2. Internal records in the investigation into this case show that the landlord had commented that its information was “all over the place”, “not comprehensive or coherent”, and notes were inaccessible owing to an IT error. The landlord’s lack of confidence in its own record keeping is evident in the response of the tenant’s panel, where it asked that she communicate in writing so that she could keep a “clear paper trail” with the landlord. The responsibility for keeping a clear record of interactions with the landlord is not the resident’s responsibility. Landlord’s should have systems in place to maintain accurate records contact with residents, including telephone calls and details of visits.
  3. Without contemporaneous notes, the landlord could not reasonably demonstrate what actions it had taken to investigate both her allegations of noise, and her formal complaint. This impacted the Ombudsman’s ability to review what discussions had taken place with the resident and when. Conversations with the resident were alluded to in formal complaint responses and on emails, but the records of the conversations were not seen. It was unreasonable that most of the evidence of email trails were provided to this Service by the resident and not the landlord.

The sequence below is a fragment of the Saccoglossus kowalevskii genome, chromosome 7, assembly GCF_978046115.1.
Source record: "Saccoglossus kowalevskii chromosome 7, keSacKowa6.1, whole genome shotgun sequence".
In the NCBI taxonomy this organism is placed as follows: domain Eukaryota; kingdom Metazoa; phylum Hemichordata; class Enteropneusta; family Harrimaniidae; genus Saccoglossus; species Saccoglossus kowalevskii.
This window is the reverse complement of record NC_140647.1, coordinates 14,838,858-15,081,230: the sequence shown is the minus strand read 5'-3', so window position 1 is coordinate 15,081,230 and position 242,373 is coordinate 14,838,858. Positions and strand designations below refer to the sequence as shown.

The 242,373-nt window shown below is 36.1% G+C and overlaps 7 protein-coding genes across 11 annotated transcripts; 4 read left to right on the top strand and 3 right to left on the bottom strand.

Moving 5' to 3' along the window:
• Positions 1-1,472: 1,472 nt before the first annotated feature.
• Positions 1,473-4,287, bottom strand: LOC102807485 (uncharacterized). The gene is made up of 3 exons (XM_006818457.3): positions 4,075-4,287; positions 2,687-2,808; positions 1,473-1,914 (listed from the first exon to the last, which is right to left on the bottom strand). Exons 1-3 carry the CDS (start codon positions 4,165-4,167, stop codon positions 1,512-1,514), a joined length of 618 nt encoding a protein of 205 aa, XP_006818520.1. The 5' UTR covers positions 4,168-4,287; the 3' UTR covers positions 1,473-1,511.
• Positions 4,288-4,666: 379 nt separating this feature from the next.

4. The landlord’s records did not appropriately reflect the resident’s vulnerabilities. It informed this Service that there were no known vulnerabilities for the resident, however it is clear from records seen that the resident suffers significantly with PTSD, anxiety and depression. An order has been made for the landlord to update its records to appropriately reflect her conditions so that it can give consideration as to what further support it can offer her.

 

Determination (decision)

  1. In accordance with paragraph 52 of the Housing Ombudsman Scheme there was severe maladministration in respect of the landlord’s response to the resident’s reports of noise nuisance.